Instead, why not get creative and make a form using something like Google Forms, Office Forms, or a Typeform? This would give you more ‘play’ with the form, you can incorporate your own branding, and also optimize the number of responses into something more manageable than your Inbox.

#8 Limit Your Sending Frequency

As a business owner, you’re thinking about your business 24×7. It’s your livelihood, after all, I totally get it. But your customers and subscribers aren’t always thinking about you the same way you think about them. Yes, if you have a popular brand and have a really engaged fan base on social media that’s great, but you probably have a whole other percentage of customers who love your products just as much but don’t engage on social media at all.

Those people probably have more important things going on in their Inboxes and don’t need to hear from you every day, for example. When it comes to receiving newsletters, studies show most users prefer to receive them once a week, with the second most preferred being once a month. And oddly, other studies suggested Tuesday was the best day on which to send out new email campaigns as Tuesdays had a higher open rate than others throughout the year of 2020.

When a new customer signs up to receive your content, ask them how often they want to hear from you. You can further segment these results by people who want weekly messages or just a monthly newsletter. Giving your subscribers exactly what they’re asking for reduces your chances of getting marked as spam!

#9 Are you following “HTML Best Practices”?

If you’ve been on the Internet for a long time, you probably remember when email clients like Eudora could only send/receive the email in plaintext. This made composing email campaigns pretty simple. Of course, nowadays, using plaintext is almost unheard of as it can’t capture the branding or spirit of a company, and there are no engaging images or other visual elements to draw the user into the message.

When using HTML in your newsletters, it’s important to follow some simple ‘best practices’ to ensure your messages don’t end up in the Spam folder. Mailchimp, a company that specializes in transactional email delivery, published a great guide on Email Design Reference here. Some highlights include:

  • Assume images will be initially blocked by email clients, or that certain images — background images, for example — will completely fail to load. This is especially true for users who use Outlook (the application and webmail) and Gmail. By default, those services and apps don’t show the images for emails.
  • Use basic, cross-platform fonts such as Arial, Verdana, Georgia, and Times New Roman. Don’t use Comic Sans!
  • Avoid elements that require Flash or JavaScript. If you need a motion in an email, a .gif is your best bet. (RIP Flash, Dec 31, 2020)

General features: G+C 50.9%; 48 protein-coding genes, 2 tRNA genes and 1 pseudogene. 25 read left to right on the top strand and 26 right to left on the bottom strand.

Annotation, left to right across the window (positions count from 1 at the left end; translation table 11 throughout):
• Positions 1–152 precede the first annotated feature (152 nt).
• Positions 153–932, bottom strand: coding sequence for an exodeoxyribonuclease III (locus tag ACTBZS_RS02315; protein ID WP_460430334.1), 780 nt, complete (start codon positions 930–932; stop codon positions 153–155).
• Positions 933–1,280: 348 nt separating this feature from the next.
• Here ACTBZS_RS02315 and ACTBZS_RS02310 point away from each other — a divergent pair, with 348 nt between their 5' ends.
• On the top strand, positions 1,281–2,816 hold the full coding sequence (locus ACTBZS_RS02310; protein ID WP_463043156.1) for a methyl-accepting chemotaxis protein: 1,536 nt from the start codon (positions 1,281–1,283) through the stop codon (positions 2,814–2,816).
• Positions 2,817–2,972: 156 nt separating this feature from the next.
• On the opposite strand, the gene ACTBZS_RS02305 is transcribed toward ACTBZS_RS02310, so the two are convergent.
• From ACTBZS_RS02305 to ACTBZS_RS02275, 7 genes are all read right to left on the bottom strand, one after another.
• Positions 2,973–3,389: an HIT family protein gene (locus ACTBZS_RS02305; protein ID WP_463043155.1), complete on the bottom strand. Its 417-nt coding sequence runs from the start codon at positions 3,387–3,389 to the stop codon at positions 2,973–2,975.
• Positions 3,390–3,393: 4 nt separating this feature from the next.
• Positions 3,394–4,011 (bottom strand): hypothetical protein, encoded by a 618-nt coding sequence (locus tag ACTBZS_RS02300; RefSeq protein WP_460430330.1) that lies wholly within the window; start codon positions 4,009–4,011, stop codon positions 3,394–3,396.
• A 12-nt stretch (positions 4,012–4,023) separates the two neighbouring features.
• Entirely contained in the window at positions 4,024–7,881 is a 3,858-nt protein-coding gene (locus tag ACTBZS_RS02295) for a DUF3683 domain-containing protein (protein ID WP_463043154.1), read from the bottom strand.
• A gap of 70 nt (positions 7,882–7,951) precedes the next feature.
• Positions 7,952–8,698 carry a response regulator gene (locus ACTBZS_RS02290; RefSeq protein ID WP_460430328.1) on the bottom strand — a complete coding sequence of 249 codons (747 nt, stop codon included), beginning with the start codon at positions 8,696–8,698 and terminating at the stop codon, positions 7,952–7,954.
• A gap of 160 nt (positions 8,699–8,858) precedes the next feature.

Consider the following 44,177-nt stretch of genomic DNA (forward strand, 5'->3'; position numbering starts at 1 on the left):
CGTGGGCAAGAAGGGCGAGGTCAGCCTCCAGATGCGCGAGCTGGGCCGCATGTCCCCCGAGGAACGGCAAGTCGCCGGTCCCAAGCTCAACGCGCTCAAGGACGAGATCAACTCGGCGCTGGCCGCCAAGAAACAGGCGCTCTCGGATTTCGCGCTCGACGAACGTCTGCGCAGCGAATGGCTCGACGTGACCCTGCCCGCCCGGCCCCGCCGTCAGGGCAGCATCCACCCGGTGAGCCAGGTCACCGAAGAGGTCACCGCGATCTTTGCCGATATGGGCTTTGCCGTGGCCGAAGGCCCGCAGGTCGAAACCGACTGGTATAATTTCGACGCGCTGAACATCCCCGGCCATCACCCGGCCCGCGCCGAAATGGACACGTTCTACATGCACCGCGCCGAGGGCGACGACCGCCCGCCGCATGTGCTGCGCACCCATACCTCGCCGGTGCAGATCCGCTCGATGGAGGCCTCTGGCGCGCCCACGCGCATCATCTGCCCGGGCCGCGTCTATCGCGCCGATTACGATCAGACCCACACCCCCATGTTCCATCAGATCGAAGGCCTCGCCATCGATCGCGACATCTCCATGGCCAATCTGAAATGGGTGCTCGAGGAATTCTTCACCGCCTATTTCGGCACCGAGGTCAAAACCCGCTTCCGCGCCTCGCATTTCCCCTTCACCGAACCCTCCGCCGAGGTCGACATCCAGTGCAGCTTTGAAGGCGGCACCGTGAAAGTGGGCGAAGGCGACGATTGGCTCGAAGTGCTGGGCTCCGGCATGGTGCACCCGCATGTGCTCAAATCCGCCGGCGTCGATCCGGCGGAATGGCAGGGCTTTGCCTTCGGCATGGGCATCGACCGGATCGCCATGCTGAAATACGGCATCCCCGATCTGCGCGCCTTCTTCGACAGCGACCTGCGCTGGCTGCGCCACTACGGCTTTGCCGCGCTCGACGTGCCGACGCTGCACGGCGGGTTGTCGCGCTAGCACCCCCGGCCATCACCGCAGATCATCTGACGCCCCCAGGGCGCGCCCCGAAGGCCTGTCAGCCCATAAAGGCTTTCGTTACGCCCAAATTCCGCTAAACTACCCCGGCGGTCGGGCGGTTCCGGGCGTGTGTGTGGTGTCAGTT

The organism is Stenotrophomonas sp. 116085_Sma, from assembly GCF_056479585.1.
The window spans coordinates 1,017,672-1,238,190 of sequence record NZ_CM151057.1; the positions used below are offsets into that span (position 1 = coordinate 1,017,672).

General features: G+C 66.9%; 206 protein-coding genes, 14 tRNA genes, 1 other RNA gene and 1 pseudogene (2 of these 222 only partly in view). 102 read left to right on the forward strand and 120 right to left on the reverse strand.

• Don’t forget about mobile experience! Is your email readable at arm’s length on a small screen? Will the images slow their load time on a mobile device? Are your links easy to press with a thumb?

Keep it simple. Don’t go overboard with elements, unless that’s your thing. We’re looking at you with love LingsCars!

#10 Are You Staying Relevant With Your Subscribers?

Don’t send content just to say hello or provide a friendly reminder that your company exists. Your subscribers don’t care about this. They know who you are, they’ve bought your products and are waiting for you to tell them about more of your products. So do that. If you run an eCommerce store, analyze your trends, see what’s selling and push that with your customers. Find relevant products that may be of interest, for example.

Also, try to make a strong effort to stay on brand. If you’re that shop owner selling embroidered booties for cats and dogs, emailing your subscribers about something totally irrelevant isn’t going to help your click-thru and engagement rates.

If you think it’s been a while since you’ve communicated with your subscribers, why not send a new email with a discount or a promotional code? Run a flash sale, or send an exclusive personalized set of offers to top customers and new customers to your list who may not have made a purchase yet. These types of messages are read as authentic and are more likely to get opened and lead to higher conversions and sales!


To conclude, there are at least 10 good reasons why your emails go to spam, from not staying relevant with your customers to having a poor IP reputation at your email server. No matter the reason, taking care when composing your email campaigns, doing some research on your target audience, and observing some simple courtesy rules will yield the most (and best!) results and maintain that trustworthy reputation your brand has worked so hard to achieve.

By using technologies like DKIM, DMARC, and SPF, you increase the security around your brand and strongly remove the possibility someone would be sending emails impersonating your brand and also ensure your messages are delivered properly.